'Vicious' Co-Creator on Ian McKellen's New Sitcom and Why Age Trumps Gay (Q&A)
Gary Janetti tells THR the fact that McKellen and Derek Jacobi's characters are in their 70s is more revolutionary than them being gay: "You don't get to see that frequently on TV."
Beginning Sunday, Ian McKellen is taking a break from big-screen blockbusters and heads for TV when he and Derek Jacobi's British sitcom, Vicious, premieres on PBS.
The show, from former Family Guy and Will & Grace executive producer Gary Janetti, centers on a gay couple living in London who have been together for five decades. Janetti says in the current TV landscape, it's the characters' ages, not their sexual orientation, that make them unique.
"There is not even that much talk in the series about them being gay. To me, it's much more interesting that they are a couple who have been together for 50 years, and they get to be at the center," he tells The Hollywood Reporter. "For them to get the lead, I think, is something that is more revolutionary than them being a gay couple."
Where did this idea come from?
I heard Ian and Derek wanted to do a project together. The idea basically came out of that — they are two of my favorite actors. I had dinner with them, and I pitched the idea for this show about a gay couple who has been together in London for 50 years. They are very co-dependent and horrible to each other but ultimately very much in love.
Ian is certainly considered very hip, but is there any worry if this project will appeal to younger audiences given that the leads are both in their 70s?
It never came up. In the U.K. it has had a very young appeal — even among teenagers, who very much respond to these characters. There's something refreshing about a show that centers on people of a certain age that we don't often see. There are ideally relatable qualities about them, so everyone can find something they can relate to them.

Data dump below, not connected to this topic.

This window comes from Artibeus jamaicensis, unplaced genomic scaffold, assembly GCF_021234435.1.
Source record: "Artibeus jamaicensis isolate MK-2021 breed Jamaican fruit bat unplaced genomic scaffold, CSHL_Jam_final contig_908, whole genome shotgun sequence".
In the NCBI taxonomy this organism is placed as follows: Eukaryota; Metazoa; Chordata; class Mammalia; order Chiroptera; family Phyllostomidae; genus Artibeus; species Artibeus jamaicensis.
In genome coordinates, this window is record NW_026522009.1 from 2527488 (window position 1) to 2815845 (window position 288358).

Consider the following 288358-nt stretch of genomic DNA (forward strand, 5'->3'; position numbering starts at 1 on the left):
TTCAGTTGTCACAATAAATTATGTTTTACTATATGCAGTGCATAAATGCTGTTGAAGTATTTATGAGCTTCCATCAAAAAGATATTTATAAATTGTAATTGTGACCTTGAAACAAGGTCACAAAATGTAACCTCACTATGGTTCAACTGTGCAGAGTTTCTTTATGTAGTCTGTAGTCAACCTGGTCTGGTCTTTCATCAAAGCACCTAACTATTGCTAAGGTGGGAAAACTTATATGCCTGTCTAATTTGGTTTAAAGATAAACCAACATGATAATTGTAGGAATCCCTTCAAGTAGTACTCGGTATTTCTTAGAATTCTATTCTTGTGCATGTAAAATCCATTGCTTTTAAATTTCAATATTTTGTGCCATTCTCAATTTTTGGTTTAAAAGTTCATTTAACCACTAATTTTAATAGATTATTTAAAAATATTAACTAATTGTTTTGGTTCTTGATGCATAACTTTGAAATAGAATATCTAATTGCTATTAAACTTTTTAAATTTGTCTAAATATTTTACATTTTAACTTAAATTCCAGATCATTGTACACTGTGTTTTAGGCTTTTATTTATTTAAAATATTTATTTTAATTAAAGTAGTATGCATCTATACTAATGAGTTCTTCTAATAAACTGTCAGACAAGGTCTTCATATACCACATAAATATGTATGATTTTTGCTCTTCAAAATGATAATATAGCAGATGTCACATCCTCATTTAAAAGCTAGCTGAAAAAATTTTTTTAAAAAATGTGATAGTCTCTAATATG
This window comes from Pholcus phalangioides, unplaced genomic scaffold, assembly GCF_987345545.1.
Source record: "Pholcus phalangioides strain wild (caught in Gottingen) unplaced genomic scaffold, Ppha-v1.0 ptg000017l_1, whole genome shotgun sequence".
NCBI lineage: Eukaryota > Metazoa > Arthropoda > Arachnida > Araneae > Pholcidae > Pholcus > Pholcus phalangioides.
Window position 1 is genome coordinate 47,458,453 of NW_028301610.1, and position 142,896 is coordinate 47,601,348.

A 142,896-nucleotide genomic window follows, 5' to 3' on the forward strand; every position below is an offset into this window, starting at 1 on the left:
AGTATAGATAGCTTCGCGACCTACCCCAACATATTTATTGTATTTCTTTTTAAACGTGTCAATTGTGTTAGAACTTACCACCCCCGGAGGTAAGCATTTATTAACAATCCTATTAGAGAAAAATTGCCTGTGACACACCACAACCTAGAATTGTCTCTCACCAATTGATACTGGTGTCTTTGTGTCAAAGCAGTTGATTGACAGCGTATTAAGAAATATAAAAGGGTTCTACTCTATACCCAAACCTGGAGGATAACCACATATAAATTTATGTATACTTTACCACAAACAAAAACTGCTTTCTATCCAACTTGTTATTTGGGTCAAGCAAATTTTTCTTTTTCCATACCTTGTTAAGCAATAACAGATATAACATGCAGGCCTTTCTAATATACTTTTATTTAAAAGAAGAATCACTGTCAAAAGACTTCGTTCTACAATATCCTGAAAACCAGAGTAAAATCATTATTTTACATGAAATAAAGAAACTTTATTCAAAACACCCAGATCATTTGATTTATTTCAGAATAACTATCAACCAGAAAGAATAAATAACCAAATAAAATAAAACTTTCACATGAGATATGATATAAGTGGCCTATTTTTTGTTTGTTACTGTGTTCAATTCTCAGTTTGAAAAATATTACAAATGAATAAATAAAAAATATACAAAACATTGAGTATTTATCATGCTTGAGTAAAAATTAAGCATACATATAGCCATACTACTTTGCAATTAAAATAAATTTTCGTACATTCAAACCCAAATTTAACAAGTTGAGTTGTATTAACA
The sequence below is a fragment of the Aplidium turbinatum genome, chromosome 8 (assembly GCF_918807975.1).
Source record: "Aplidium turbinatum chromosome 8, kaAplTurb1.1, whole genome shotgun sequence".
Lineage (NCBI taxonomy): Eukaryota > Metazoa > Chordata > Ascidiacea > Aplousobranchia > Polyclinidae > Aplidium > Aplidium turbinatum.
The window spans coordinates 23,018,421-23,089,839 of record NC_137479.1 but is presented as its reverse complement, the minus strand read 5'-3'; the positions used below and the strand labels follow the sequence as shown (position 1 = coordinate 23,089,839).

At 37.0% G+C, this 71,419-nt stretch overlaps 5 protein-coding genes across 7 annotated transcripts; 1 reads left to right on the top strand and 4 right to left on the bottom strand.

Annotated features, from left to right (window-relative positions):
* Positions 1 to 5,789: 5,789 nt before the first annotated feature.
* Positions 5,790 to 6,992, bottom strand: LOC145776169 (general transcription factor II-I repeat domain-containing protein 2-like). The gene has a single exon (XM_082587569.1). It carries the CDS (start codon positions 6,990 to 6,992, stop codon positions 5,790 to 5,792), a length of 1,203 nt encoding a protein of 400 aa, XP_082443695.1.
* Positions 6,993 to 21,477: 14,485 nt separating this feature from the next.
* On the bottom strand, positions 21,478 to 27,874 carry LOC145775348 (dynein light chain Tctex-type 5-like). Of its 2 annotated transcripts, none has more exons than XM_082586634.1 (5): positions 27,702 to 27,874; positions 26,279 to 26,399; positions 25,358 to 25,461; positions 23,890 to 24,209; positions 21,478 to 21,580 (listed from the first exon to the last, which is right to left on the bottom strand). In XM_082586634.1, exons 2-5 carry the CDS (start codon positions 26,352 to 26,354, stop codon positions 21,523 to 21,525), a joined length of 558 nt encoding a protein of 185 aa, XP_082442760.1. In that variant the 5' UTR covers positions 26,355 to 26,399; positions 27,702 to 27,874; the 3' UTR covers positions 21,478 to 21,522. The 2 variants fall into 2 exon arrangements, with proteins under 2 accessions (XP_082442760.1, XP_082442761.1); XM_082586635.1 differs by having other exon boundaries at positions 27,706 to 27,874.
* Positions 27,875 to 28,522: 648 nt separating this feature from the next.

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Did you know Ian and Derek would be funny?
They've done comedy onstage and Shakespeare and all of those things, but neither of them had done a sitcom, other than Derek doing a guest spot on Frasier. I believed they would do it very well, and they did.
What sorts of things did they talk to you about with their characters?
We wanted them to play real people. They might appear to be one thing at first, but as you spend time with them, more and more is revealed. It was a lot of "Why am I saying this?" You don't have the luxury of much of the backstory, so we have to talk about what's been going on — and you're saying it through one joke.
What's it like going from a big writers room on shows like Will & Grace to being the only one?
It was exhausting. I like the writers room, but they don't do it like that in the U.K. There are fewer episodes, so it's more manageable for one person to write them all. But if a joke doesn't work, there's nobody to make eye contact with and go "oh well."
Did you ever consider making this in the U.S.?
It felt like a show that should be British. It fits in that world very well. We also have Ian and Derek, and you're never going to get a cast that can compare with that, so why bother?
Compared to your time on Will & Grace, is the fact that these characters are a gay couple part of the conversation, or is it pretty much accepted that seeing a gay couple on TV is fairly common now?
It is much more accepted now. There is not even that much talk in the series about them being gay. To me, it's much more interesting that they are a couple who have been together for 50 years, and they get to be at the center. You don't get to see that frequently on TV. For them to get the lead, I think, is something that is more revolutionary than them being a gay couple. But the fact that they are gay does make them more interesting to me. That's another thing that we haven't seen — a gay couple who grew up in that era several generations before this one and what that means about where we are now. It makes them even more a fish out of water in some ways.
What was it like being an American making this British show?
My producer would check the script for "Americanisms." By the last episode, I think I had only one Americanism. Ian and Derek would let me know if I got a word wrong. When it aired there, I don't think there was a tremendous awareness that it had been written by an American.
What was your favorite part of doing this series?
Working with Ian and Derek was amazing. They have an extraordinary kind of professionalism and work ethic that I learned so much from.
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